Contraceptive Mini Pill Being Made Available Over the Counter

Priscilla Lynch 

July 09, 2021

The progesterone-only oral contraceptive pill (POP) is to be made available without prescription in the UK, the Medicines and Healthcare products Regulatory Agency (MHRA) has announced.

POPs containing desogestrel will soon be available to buy in pharmacies after a consultation with a pharmacist, increasing choice for women in how they can access contraception.

The reclassified desogestrel products, Lovima (Maxwellia) 75 microgram film-coated tablets and Hana (HRA Pharma) 75 microgram film-coated tablets, are both oral contraceptives for continuous use to prevent pregnancy in those of childbearing age.

The MHRA’s decision to reclassify these desogestrel products follows a safety review by the Commission on Human Medicines (CHM) and a public consultation.

As part of the decision-making process, the MHRA sought views from patients, pharmacists, prescribers and a wide range of stakeholders including the Royal College of Gynaecologists (RCOG), Royal Pharmaceutical Society, Faculty of Sexual and Reproductive Healthcare, and British Pregnancy Advisory Service, the majority of which supported the move.

Desogestrel will still be available free of charge from a doctor, from commissioned services, and sexual health clinics.

'Huge Win'

Dr June Raine, chief executive, MHRA, said: "This is good news for women and families. Pharmacists have the expertise to advise women on whether desogestrel is an appropriate and safe oral contraceptive pill for them to use and to give women the information they need, to make informed choices."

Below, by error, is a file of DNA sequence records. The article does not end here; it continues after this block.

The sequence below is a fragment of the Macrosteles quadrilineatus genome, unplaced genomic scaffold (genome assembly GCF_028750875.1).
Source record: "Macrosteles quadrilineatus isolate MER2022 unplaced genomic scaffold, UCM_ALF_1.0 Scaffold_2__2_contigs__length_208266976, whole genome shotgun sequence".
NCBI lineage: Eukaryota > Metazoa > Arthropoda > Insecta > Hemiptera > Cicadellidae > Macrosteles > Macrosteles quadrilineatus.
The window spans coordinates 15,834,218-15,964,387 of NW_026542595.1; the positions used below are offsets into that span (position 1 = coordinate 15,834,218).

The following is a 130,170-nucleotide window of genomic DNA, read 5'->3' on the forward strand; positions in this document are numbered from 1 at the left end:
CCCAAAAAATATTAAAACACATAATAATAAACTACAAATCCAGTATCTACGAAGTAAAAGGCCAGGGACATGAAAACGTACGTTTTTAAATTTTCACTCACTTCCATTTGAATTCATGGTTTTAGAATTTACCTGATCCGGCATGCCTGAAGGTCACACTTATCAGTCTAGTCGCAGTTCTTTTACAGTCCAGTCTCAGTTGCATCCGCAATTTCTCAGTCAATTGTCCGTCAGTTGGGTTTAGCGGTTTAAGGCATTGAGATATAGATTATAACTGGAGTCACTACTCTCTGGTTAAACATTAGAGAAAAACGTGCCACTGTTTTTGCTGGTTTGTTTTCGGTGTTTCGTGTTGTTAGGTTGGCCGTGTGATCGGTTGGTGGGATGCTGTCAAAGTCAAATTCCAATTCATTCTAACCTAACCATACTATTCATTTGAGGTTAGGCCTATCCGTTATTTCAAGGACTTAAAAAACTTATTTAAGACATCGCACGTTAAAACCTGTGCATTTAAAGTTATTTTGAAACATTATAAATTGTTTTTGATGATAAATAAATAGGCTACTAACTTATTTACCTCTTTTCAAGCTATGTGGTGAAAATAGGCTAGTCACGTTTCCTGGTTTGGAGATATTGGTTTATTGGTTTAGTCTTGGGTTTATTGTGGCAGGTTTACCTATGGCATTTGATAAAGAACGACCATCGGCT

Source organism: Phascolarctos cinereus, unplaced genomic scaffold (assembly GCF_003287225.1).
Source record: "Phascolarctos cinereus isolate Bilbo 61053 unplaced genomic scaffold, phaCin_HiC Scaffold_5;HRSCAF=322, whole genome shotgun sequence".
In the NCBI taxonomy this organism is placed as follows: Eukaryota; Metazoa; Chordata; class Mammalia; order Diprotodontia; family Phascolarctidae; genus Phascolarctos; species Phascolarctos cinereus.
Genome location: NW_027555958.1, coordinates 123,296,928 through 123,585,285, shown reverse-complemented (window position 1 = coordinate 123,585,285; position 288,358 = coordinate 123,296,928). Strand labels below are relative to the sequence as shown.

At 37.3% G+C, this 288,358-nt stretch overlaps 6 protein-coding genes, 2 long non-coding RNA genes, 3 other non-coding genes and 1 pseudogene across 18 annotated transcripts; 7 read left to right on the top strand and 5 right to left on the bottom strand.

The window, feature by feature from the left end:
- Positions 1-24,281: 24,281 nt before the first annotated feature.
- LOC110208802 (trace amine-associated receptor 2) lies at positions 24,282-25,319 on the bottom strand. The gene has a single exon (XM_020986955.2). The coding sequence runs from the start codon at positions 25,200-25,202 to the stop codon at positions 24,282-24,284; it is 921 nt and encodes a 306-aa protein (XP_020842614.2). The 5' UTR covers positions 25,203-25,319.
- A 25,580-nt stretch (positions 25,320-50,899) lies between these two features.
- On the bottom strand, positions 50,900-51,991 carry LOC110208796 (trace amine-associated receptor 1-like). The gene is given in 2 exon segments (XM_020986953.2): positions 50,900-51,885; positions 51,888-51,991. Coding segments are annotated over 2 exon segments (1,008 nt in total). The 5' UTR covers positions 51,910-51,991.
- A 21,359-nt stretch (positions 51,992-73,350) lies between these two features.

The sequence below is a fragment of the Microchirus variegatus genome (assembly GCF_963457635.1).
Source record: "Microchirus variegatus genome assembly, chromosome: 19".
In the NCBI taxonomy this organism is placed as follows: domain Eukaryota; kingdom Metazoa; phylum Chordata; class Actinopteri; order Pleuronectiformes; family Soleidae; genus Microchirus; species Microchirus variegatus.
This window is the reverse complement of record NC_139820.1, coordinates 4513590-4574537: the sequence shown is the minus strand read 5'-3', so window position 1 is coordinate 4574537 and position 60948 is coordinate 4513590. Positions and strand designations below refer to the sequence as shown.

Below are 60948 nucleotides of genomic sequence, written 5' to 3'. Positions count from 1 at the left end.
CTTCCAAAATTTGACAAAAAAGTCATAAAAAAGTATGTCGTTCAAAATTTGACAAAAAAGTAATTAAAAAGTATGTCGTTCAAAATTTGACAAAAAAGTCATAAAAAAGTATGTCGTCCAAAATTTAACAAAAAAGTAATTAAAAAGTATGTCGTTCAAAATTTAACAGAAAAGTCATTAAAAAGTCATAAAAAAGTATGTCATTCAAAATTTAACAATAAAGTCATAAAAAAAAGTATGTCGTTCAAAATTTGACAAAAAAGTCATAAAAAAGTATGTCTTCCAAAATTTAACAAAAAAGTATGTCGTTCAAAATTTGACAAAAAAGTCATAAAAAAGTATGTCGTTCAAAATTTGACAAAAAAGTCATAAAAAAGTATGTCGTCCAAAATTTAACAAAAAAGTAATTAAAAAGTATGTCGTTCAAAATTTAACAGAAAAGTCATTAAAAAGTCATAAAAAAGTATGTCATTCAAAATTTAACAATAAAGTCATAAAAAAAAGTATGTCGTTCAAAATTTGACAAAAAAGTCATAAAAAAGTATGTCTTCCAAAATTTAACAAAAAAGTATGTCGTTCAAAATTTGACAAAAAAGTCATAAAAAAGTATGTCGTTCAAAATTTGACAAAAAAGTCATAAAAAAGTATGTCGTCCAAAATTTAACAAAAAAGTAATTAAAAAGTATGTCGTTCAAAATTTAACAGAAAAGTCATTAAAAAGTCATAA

Dr Edward Morris, president of RCOG, said: "We are delighted that all those who need the progestogen-only oral contraceptive pill can now go into their local pharmacy and access it without needing a prescription. The RCOG has called for this for some time and it was a key recommendation of the College’s Better for Women report. This announcement is a huge win for women and girls who will no longer face unnecessary barriers when accessing this type of contraception.

"Even before the pandemic, too many women and girls were struggling to access basic women’s health services."

Last year, a report by the All Party Parliamentary Group (APPG) on Sexual and Reproductive Health noted that ongoing difficulties accessing contraception in the UK had been exacerbated by the COVID-19 pandemic. The report had backed calls for the POP to be made available over the counter in pharmacies.

This article originally appeared on Univadis, part of the Medscape Professional Network.

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